MAPP’s Little Secret?

Positive Psychology as Self-help for Depression

This is what inspired me to write my new book, Positive Psychology for Overcoming Depression; Self-help strategies for happiness, inner strength and well-being (Watkins, 2012) to show how PPIs can be applied to the shadow side of life.

Much is made of positive psychology’s remit to increase the total tonnage of happiness on the planet but what about the global burden of depression afflicting life in the 21st century? 1 in 2 people in the developed world will have an incidence of depression in their lifetime, which means that a fair proportion of MAPPsters will have lived experience of a visit from the black dog.

There is a certain irony in being a positive psychologist with a history of depression but signing up for the MAPP proved to be one of the best prescriptions – I was able to self-medicate with positive psychology interventions!

PPIs worked as evidence-based self-help where other forms of treatment hadn’t. One of the most depressing things about depression is the limited choice of treatment available, which usually boils down to either anti-depressants or one of the talking therapies- but as one of my clients puts it, “digging up sad stories from the past is not my idea of an effective treatment for depression”. What if you prefer a drug-free approach which doesn’t involve picking over emotional scabs?

It occurred to me on the MAPP that PPIs had a potential that went beyond their original aim in helping people – who are already well – to be happier. In my own experience and as a practitioner of the science I’ve found that positive psychology doesn’t just work as prevention against depression, it also works as a treatment for the milder end of the spectrum.  Positive Psychotherapy (Seligman, Rashid & Parks, 2006) established the benefits of PPIs as a form of evidence-based self-help for depression while Sin & Lyubomirsky’s 2009 meta-analysis confirmed that that PPIs are efficacious in alleviating depression just as they are in enhancing happiness and well-being. This is what inspired me to write my new book, Positive Psychology for Overcoming Depression; Self-help strategies for happiness, inner strength and well-being (2012) to show how PPIs can be applied to the shadow side of life.

 

Positive Psychology Coaching for Depression

In my coaching practice, I find that helping a client to build their experience of positivity is one of the first priorities in the positive psychology approach to depression recovery- no surprise when you consider that low positivity is one of the main symptoms of depression. Once a client is actively engaged in increasing positivity, we look to reduce the negative by applying optimistic explanatory style to puncture the monstrous pessimistic beliefs that can drag you into the downwards spiral. I find that strengths have a role to play to counteract the lethargy of depression. When you’re at a low ebb, your strengths act as a source of support, providing a much-needed injection of energy to carry you. A visit from the black dog is often a reflection of something no longer working well in life. Strengths help people who have ground to a halt to move forward by providing a clue to a new, positive direction that lends meaning to life and helps to rebuild from the low.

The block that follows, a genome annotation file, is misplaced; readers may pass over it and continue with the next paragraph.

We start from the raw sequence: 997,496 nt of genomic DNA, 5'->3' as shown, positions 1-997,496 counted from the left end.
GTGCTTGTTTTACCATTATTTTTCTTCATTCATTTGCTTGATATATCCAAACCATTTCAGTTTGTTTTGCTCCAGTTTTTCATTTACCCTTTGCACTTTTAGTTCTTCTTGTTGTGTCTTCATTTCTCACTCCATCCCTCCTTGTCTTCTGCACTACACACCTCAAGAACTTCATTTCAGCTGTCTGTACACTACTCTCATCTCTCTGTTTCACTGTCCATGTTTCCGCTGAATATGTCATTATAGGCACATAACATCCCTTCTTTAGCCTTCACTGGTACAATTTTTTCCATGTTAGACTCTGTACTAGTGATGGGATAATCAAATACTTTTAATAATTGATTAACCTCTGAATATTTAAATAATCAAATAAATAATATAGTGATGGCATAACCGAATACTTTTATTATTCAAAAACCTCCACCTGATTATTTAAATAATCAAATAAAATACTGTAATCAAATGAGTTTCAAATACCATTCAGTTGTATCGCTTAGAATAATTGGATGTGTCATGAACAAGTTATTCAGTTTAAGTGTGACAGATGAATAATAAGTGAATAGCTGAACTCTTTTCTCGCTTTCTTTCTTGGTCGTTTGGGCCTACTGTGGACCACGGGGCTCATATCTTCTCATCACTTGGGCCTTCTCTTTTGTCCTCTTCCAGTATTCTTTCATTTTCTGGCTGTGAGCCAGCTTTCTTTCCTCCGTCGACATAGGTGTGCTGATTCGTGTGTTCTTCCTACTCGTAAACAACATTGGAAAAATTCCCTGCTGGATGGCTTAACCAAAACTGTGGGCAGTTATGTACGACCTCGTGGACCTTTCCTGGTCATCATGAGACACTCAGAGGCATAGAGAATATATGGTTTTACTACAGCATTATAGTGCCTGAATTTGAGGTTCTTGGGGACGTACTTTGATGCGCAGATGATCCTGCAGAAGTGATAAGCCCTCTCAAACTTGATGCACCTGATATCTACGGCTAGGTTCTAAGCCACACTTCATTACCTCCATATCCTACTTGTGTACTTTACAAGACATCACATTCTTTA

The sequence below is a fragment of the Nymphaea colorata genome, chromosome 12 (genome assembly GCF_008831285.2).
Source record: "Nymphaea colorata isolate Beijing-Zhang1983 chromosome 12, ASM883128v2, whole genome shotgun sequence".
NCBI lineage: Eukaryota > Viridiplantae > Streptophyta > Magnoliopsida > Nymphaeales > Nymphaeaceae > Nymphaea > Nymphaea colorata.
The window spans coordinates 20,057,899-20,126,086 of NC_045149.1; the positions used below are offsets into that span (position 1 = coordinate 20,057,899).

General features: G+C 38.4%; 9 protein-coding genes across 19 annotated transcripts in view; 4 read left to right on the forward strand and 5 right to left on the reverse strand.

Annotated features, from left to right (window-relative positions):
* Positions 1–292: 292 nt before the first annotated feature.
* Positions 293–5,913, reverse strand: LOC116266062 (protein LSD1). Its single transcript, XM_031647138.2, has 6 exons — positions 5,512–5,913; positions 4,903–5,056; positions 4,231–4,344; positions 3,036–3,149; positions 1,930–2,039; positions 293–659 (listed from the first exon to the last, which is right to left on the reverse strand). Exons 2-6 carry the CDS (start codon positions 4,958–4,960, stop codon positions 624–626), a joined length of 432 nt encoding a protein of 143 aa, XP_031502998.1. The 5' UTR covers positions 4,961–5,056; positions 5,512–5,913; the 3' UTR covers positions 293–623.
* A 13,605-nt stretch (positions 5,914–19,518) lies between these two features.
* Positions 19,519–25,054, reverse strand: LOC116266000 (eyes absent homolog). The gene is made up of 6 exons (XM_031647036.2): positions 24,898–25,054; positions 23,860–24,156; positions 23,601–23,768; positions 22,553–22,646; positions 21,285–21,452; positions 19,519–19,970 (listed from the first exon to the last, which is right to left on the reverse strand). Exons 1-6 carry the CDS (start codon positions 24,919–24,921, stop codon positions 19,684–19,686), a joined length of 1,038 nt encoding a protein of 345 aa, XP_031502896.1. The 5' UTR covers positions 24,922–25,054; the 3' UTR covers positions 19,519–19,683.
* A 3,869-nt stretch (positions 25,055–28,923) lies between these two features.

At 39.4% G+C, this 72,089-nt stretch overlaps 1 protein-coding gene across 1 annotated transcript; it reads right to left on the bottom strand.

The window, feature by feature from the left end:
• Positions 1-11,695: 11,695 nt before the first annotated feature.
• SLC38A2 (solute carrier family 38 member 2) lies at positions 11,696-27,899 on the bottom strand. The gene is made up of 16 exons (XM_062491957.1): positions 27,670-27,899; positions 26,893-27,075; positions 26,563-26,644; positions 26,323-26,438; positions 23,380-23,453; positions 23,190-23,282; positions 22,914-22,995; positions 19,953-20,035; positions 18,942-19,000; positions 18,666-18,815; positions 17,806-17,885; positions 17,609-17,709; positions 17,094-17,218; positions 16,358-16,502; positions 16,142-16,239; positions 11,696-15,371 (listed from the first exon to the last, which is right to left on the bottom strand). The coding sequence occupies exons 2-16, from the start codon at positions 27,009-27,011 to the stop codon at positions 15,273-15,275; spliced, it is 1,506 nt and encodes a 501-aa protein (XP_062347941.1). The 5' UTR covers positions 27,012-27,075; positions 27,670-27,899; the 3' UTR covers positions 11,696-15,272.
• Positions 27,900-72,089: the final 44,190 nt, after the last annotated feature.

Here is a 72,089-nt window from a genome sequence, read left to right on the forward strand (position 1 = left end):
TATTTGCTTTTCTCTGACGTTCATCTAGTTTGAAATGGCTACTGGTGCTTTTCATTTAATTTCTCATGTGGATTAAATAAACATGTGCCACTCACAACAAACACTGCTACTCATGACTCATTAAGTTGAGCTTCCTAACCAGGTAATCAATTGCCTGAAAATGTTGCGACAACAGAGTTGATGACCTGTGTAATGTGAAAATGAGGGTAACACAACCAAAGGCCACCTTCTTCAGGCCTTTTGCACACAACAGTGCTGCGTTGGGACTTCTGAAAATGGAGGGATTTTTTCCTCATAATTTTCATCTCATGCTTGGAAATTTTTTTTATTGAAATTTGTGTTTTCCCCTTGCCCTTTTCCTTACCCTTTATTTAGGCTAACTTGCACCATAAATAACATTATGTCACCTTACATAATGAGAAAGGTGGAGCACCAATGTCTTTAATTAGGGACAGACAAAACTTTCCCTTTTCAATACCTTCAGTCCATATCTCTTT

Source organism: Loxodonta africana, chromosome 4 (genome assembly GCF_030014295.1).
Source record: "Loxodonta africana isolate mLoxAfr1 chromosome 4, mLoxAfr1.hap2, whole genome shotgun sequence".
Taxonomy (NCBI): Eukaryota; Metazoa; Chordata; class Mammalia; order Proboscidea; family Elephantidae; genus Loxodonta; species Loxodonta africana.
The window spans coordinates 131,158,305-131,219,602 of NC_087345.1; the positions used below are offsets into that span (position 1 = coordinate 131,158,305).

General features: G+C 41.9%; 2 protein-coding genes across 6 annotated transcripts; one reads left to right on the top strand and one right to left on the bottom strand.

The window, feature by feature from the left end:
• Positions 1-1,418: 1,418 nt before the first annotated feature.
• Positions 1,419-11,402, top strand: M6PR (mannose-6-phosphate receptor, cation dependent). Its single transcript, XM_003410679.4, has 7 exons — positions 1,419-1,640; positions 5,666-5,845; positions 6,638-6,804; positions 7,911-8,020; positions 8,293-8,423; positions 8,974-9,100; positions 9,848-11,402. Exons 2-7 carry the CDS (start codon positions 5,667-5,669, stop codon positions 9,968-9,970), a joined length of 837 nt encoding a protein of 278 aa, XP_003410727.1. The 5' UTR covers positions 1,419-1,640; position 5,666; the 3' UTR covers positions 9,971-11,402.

Akhtar, M. (2012). Positive psychology for overcoming depression: Self-help strategies for happiness, inner strength and well-being. London: Watkins.

Seligman, M.E.P., Rashid, T., & Parks, A.C. (2006). Positive psychotherapy. American Psychologist, 61, 774-788.

Sin, N. L., & Lyubomirsky, S. (2009). Enhancing well-being and alleviating depressive symptoms with positive psychology interventions: A practice-friendly meta-analysis. Journal of Clinical Psychology, 65(5), 467-487.

Author’s Bio

Miriam Akhtar (www.positivepsychologytraining.co.uk) is one of the MAPP alumni from cohort 2. She works as a coach and trainer and is one of the facilitators of the Penn Resilience Program in the UK. She is the author of Positive Psychology for Overcoming Depression; Self-help Strategies for Happiness, Inner Strength and Well-being (Watkins, 2012), the first book to offer a positive psychology solution to depression and is one of the contributors to the World Book of Happiness, sent to world leaders by the President of the European Union, Herman van Rompuy.

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